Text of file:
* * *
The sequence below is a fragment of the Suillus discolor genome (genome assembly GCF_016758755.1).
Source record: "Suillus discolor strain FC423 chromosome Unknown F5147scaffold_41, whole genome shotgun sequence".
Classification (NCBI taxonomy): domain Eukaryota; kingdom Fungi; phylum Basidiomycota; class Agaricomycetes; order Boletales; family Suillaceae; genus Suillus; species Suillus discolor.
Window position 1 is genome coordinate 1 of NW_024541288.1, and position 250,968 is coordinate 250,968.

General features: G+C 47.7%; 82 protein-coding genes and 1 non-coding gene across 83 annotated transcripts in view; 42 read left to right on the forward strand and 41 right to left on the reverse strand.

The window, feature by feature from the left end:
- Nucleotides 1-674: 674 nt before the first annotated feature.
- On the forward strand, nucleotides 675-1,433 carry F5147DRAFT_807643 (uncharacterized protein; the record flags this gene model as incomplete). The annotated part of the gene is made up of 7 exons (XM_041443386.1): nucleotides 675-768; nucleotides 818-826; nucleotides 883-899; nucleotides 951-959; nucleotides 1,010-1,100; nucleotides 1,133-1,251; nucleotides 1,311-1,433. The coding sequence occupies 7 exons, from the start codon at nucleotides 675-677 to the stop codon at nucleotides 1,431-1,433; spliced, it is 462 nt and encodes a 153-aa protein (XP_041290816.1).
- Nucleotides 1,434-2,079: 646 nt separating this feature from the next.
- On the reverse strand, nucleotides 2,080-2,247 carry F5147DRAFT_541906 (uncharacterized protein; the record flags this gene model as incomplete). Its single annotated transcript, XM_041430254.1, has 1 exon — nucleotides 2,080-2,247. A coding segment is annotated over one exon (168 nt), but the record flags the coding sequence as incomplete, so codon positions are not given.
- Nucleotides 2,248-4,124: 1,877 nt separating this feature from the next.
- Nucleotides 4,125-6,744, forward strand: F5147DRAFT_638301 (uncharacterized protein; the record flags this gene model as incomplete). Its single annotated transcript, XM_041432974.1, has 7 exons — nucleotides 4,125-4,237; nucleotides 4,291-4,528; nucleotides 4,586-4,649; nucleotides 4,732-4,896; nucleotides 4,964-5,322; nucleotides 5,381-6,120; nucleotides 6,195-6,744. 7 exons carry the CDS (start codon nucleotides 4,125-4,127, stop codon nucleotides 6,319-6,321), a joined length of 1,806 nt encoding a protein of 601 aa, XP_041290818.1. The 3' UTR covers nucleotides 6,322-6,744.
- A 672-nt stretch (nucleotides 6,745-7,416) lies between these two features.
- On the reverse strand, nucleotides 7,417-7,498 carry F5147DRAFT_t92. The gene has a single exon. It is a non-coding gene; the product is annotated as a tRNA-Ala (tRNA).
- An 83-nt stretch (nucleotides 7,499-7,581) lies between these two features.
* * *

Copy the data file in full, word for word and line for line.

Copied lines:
The sequence below is a fragment of the Suillus discolor genome (genome assembly GCF_016758755.1).
Source record: "Suillus discolor strain FC423 chromosome Unknown F5147scaffold_41, whole genome shotgun sequence".
Classification (NCBI taxonomy): domain Eukaryota; kingdom Fungi; phylum Basidiomycota; class Agaricomycetes; order Boletales; family Suillaceae; genus Suillus; species Suillus discolor.
Window position 1 is genome coordinate 1 of NW_024541288.1, and position 250,968 is coordinate 250,968.

General features: G+C 47.7%; 82 protein-coding genes and 1 non-coding gene across 83 annotated transcripts in view; 42 read left to right on the forward strand and 41 right to left on the reverse strand.

The window, feature by feature from the left end:
- Nucleotides 1-674: 674 nt before the first annotated feature.
- On the forward strand, nucleotides 675-1,433 carry F5147DRAFT_807643 (uncharacterized protein; the record flags this gene model as incomplete). The annotated part of the gene is made up of 7 exons (XM_041443386.1): nucleotides 675-768; nucleotides 818-826; nucleotides 883-899; nucleotides 951-959; nucleotides 1,010-1,100; nucleotides 1,133-1,251; nucleotides 1,311-1,433. The coding sequence occupies 7 exons, from the start codon at nucleotides 675-677 to the stop codon at nucleotides 1,431-1,433; spliced, it is 462 nt and encodes a 153-aa protein (XP_041290816.1).
- Nucleotides 1,434-2,079: 646 nt separating this feature from the next.
- On the reverse strand, nucleotides 2,080-2,247 carry F5147DRAFT_541906 (uncharacterized protein; the record flags this gene model as incomplete). Its single annotated transcript, XM_041430254.1, has 1 exon — nucleotides 2,080-2,247. A coding segment is annotated over one exon (168 nt), but the record flags the coding sequence as incomplete, so codon positions are not given.
- Nucleotides 2,248-4,124: 1,877 nt separating this feature from the next.
- Nucleotides 4,125-6,744, forward strand: F5147DRAFT_638301 (uncharacterized protein; the record flags this gene model as incomplete). Its single annotated transcript, XM_041432974.1, has 7 exons — nucleotides 4,125-4,237; nucleotides 4,291-4,528; nucleotides 4,586-4,649; nucleotides 4,732-4,896; nucleotides 4,964-5,322; nucleotides 5,381-6,120; nucleotides 6,195-6,744. 7 exons carry the CDS (start codon nucleotides 4,125-4,127, stop codon nucleotides 6,319-6,321), a joined length of 1,806 nt encoding a protein of 601 aa, XP_041290818.1. The 3' UTR covers nucleotides 6,322-6,744.
- A 672-nt stretch (nucleotides 6,745-7,416) lies between these two features.
- On the reverse strand, nucleotides 7,417-7,498 carry F5147DRAFT_t92. The gene has a single exon. It is a non-coding gene; the product is annotated as a tRNA-Ala (tRNA).
- An 83-nt stretch (nucleotides 7,499-7,581) lies between these two features.